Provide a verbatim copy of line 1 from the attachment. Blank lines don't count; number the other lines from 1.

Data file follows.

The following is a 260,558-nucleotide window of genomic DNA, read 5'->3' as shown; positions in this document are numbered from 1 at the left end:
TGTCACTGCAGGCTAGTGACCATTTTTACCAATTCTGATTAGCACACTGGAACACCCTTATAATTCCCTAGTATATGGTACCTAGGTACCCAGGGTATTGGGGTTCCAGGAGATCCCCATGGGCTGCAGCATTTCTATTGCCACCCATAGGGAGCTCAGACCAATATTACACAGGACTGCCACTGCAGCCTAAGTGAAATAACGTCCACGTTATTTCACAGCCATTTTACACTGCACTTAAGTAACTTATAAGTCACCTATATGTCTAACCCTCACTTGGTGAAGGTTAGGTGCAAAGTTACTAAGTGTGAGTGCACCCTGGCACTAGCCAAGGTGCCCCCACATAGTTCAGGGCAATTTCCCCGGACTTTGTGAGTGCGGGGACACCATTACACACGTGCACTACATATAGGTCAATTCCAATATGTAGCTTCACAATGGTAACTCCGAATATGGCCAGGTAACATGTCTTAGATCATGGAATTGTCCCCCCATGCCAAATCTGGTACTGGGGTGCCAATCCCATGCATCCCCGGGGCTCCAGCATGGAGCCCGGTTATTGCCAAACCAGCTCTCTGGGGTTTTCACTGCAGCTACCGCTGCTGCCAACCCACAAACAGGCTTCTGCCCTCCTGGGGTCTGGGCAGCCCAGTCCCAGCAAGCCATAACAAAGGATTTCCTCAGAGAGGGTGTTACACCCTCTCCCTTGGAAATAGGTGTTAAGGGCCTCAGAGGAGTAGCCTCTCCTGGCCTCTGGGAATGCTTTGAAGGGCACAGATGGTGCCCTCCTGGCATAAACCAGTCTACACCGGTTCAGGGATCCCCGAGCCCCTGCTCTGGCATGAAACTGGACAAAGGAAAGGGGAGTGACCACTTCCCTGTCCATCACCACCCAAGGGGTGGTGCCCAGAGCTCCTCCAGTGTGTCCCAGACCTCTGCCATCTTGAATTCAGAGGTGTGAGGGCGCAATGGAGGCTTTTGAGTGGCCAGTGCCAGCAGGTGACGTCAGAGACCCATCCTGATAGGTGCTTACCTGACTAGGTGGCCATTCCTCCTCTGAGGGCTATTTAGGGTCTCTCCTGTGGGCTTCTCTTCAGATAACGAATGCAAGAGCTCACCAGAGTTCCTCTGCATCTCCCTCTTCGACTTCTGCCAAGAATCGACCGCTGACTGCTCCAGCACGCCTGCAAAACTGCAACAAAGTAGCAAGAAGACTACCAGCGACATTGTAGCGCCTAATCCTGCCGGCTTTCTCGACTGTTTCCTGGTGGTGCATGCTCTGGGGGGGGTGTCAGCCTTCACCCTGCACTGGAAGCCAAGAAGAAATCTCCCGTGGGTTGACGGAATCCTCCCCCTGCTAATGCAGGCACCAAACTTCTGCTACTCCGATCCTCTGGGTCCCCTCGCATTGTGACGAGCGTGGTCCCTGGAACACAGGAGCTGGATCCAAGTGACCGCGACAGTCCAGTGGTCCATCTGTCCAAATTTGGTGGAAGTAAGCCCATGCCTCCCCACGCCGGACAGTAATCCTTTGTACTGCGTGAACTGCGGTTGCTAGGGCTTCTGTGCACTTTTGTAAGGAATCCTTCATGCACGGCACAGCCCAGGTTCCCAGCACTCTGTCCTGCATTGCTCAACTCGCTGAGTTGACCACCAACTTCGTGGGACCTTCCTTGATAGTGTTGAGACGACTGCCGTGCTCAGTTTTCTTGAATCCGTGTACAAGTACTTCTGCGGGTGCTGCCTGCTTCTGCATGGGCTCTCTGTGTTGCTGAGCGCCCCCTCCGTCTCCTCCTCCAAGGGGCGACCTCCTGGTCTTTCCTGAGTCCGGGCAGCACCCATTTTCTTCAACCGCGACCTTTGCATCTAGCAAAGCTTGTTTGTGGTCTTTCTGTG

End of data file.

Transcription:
The following is a 260,558-nucleotide window of genomic DNA, read 5'->3' as shown; positions in this document are numbered from 1 at the left end: